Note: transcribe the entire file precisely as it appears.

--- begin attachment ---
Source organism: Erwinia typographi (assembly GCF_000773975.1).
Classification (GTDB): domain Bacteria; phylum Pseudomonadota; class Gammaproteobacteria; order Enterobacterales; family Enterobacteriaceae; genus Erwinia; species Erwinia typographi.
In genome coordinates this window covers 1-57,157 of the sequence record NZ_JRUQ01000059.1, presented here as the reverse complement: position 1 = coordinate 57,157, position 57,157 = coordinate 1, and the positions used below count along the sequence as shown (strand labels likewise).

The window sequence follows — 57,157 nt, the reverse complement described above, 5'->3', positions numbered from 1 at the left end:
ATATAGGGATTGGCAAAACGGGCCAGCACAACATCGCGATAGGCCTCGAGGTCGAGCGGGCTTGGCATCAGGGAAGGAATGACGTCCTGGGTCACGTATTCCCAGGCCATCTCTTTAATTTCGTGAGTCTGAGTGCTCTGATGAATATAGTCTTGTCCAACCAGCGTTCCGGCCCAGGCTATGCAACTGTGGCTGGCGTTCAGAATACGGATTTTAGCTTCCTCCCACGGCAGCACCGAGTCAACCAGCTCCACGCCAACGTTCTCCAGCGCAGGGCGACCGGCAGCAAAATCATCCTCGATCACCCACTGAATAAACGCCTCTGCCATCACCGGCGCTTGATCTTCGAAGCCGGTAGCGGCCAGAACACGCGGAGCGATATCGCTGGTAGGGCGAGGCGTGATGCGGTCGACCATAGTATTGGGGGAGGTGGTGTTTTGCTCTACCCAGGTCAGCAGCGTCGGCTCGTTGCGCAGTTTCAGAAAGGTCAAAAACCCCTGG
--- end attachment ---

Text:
Source organism: Erwinia typographi (assembly GCF_000773975.1).
Classification (GTDB): domain Bacteria; phylum Pseudomonadota; class Gammaproteobacteria; order Enterobacterales; family Enterobacteriaceae; genus Erwinia; species Erwinia typographi.
In genome coordinates this window covers 1-57,157 of the sequence record NZ_JRUQ01000059.1, presented here as the reverse complement: position 1 = coordinate 57,157, position 57,157 = coordinate 1, and the positions used below count along the sequence as shown (strand labels likewise).

The window sequence follows — 57,157 nt, the reverse complement described above, 5'->3', positions numbered from 1 at the left end:
ATATAGGGATTGGCAAAACGGGCCAGCACAACATCGCGATAGGCCTCGAGGTCGAGCGGGCTTGGCATCAGGGAAGGAATGACGTCCTGGGTCACGTATTCCCAGGCCATCTCTTTAATTTCGTGAGTCTGAGTGCTCTGATGAATATAGTCTTGTCCAACCAGCGTTCCGGCCCAGGCTATGCAACTGTGGCTGGCGTTCAGAATACGGATTTTAGCTTCCTCCCACGGCAGCACCGAGTCAACCAGCTCCACGCCAACGTTCTCCAGCGCAGGGCGACCGGCAGCAAAATCATCCTCGATCACCCACTGAATAAACGCCTCTGCCATCACCGGCGCTTGATCTTCGAAGCCGGTAGCGGCCAGAACACGCGGAGCGATATCGCTGGTAGGGCGAGGCGTGATGCGGTCGACCATAGTATTGGGGGAGGTGGTGTTTTGCTCTACCCAGGTCAGCAGCGTCGGCTCGTTGCGCAGTTTCAGAAAGGTCAAAAACCCCTGG